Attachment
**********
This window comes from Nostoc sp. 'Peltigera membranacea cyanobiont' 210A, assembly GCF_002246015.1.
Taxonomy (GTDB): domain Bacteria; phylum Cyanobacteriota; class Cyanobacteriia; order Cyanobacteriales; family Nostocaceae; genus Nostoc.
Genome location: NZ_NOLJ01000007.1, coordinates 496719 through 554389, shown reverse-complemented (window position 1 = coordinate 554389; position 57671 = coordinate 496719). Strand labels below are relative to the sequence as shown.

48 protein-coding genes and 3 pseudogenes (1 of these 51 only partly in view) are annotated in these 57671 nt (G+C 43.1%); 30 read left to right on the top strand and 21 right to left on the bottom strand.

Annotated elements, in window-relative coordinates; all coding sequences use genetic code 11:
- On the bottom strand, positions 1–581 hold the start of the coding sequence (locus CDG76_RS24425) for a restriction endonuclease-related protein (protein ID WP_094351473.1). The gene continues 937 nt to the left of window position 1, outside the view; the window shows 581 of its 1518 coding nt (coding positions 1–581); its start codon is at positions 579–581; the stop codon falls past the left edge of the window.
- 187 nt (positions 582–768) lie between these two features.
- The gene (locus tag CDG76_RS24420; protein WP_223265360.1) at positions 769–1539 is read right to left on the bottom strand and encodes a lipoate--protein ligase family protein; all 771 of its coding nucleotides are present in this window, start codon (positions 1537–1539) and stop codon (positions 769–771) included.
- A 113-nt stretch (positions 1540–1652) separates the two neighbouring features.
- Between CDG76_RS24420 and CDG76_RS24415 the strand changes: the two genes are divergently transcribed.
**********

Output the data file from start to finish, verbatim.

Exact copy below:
This window comes from Nostoc sp. 'Peltigera membranacea cyanobiont' 210A, assembly GCF_002246015.1.
Taxonomy (GTDB): domain Bacteria; phylum Cyanobacteriota; class Cyanobacteriia; order Cyanobacteriales; family Nostocaceae; genus Nostoc.
Genome location: NZ_NOLJ01000007.1, coordinates 496719 through 554389, shown reverse-complemented (window position 1 = coordinate 554389; position 57671 = coordinate 496719). Strand labels below are relative to the sequence as shown.

48 protein-coding genes and 3 pseudogenes (1 of these 51 only partly in view) are annotated in these 57671 nt (G+C 43.1%); 30 read left to right on the top strand and 21 right to left on the bottom strand.

Annotated elements, in window-relative coordinates; all coding sequences use genetic code 11:
- On the bottom strand, positions 1–581 hold the start of the coding sequence (locus CDG76_RS24425) for a restriction endonuclease-related protein (protein ID WP_094351473.1). The gene continues 937 nt to the left of window position 1, outside the view; the window shows 581 of its 1518 coding nt (coding positions 1–581); its start codon is at positions 579–581; the stop codon falls past the left edge of the window.
- 187 nt (positions 582–768) lie between these two features.
- The gene (locus tag CDG76_RS24420; protein WP_223265360.1) at positions 769–1539 is read right to left on the bottom strand and encodes a lipoate--protein ligase family protein; all 771 of its coding nucleotides are present in this window, start codon (positions 1537–1539) and stop codon (positions 769–771) included.
- A 113-nt stretch (positions 1540–1652) separates the two neighbouring features.
- Between CDG76_RS24420 and CDG76_RS24415 the strand changes: the two genes are divergently transcribed.